Lloyd Axworthy was Canada’s Head of Mission for the Canadian Election Observation Team in Ukraine.
Through three rounds of elections in Ukraine last spring and summer, the people of Ukraine used the power of the ballot box to overwhelmingly support the candidacy of Volodymyr Zelensky, a TV personality who coincidentally rose to fame playing the role of a fictional president.
What was clear from the results in what was generally a fair election is that a broad cross-section of Ukrainians were hoping that Mr. Zelensky would begin reform of an oligarchic, corrupt system of governance and end Russia’s occupation of the Crimea and Donbas region.
The opportunity for transformative change was at hand. There was optimism that with the support of key players in the international community, the reinforcement of independence of a strong, united Ukraine would be a counterpoint to the efforts of Vladimir Putin to control the strategic region of Eastern Europe and would offer an example of a functioning democracy, in contrast to the authoritarianism in Russia.
Alas, that promise is beginning to go astray. The corrupt political agenda of Donald Trump has embroiled Mr. Zelensky in Washington’s political furor. Mr. Zelensky’s reputation has been besmirched by showing him trapped as an accomplice in Mr. Trump’s efforts to investigate Joe Biden and his son.
One can sympathize with the Ukrainian President feeling vulnerable to extortion by a hold-back of needed military support. It doesn’t excuse him from his efforts to whitewash the clear intent of Mr. Trump to betray the constitutional standards on non-interference in the domestic elections of the United States.
This Trumpian imbroglio has been compounded by Mr. Zelensky’s acquiescence to pressures from France and Germany to adopt what’s known as the Steinmeier formula, granting autonomy to Donbas. Many in Ukraine see this as clear capitulation. Russian politicians described the signing of the deal in principle as a victory for Russian diplomacy.
So rather than a co-ordinated, constructive, combined approach from countries favourable to Ukraine that secures the principles set forth in the 2014 revolution, the Zelensky government must contend with the grubby, self-serving calculations of its so-called friends.
To further complicate matters, in Ukraine (a country largely missing an appropriate system of accountability), the Zelensky-dominated Parliament has adopted a judicial-reform law that essentially places the judiciary under the control of the executive.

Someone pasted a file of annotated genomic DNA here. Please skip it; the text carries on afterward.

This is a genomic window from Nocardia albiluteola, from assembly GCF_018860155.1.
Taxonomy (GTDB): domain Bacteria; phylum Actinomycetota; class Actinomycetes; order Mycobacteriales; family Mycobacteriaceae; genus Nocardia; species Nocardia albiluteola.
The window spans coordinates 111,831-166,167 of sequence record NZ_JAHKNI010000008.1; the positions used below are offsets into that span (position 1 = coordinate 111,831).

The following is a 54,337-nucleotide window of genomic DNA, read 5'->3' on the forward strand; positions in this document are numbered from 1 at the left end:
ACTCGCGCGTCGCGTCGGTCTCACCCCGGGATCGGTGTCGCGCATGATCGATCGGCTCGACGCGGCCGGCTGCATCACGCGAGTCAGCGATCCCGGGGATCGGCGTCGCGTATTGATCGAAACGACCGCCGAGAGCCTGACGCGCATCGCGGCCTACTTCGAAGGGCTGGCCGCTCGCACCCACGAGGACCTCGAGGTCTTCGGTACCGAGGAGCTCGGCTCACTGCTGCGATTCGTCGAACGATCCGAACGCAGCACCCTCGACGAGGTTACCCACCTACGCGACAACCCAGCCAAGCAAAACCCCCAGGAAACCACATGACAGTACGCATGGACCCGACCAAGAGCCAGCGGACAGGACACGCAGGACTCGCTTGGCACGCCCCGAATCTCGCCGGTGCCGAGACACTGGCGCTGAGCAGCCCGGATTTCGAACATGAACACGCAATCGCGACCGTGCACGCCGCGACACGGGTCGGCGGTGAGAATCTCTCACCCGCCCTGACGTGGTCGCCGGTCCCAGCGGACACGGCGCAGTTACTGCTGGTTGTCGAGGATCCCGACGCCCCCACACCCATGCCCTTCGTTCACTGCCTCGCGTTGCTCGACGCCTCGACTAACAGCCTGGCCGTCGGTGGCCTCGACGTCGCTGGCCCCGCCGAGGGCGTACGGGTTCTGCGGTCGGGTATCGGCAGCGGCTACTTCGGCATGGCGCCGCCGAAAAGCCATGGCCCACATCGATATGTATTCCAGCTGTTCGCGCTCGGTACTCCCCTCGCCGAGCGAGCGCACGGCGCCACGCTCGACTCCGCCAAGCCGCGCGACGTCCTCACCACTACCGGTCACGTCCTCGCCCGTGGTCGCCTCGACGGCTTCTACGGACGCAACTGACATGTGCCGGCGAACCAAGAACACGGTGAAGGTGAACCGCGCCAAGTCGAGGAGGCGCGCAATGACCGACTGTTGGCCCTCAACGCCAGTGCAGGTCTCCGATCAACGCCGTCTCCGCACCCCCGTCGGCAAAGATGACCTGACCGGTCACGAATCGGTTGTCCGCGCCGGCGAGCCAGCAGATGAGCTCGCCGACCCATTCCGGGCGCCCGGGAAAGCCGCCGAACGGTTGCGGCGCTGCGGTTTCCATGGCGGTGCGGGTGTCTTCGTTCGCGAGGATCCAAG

This resulted in an appeal by the ambassadors of Canada, Britain, Germany and the EU to the Speaker of Ukraine’s Parliament, Dmytro Razumkov, expressing concerns about the suppressive elements of amendments in judicial reform. The American Chamber of Commerce in Ukraine and the European Business Association have called on Mr. Zelensky to veto the law passed by his own party’s majority.
The actions of Mr. Zelensky’s government appear aimed at establishing a regime in Ukraine where the checks and balances necessary for a working democracy do not exist. An attempt to build a state in which the President and his administration control all branches of government, media, business and society is a worrisome development.
And where is Canada in these low-grade manipulations? Ukraine, since its independence, has been a key priority for both Liberal and Conservative governments. Canada made a major investment, including a large contingent of dedicated Canadians who gave of their time to support the integrity of the election process. The importance of Ukraine is clearly recognized.
Discussion of the future relationship between Canada and Ukraine was largely absent during the federal election campaign, however. But bipartisan agreement on active engagement with Ukraine could be a unifying cause in the new House of Commons.
In a recent speech, Prime Minister Mark Rutte of the Netherlands called for a more concerted and creative action by middle powers to fill the gap left by the stalemate of the big powers and the breakdown of multi-lateral co-operation. He said, “We have to respond to the shifting global balance of power. As middle powers, we must act in concert if we want to make sure our voices are heard.”
Mr. Zelensky must hear these voices challenging the meddling of the Americans and some Europeans. Ukraine needs to receive resources and aid that reinforce anti-corruption efforts, economic renewal and the preservation of its independence. Most crucially, Mr. Zelensky must return to the path of democratic reform and defence of Ukraine’s national interest against Russia’s invasion.
Further backsliding will quickly lead to loss of domestic support. Ukraine needs to know that they are important to others – not as a pawn, but as a partner.
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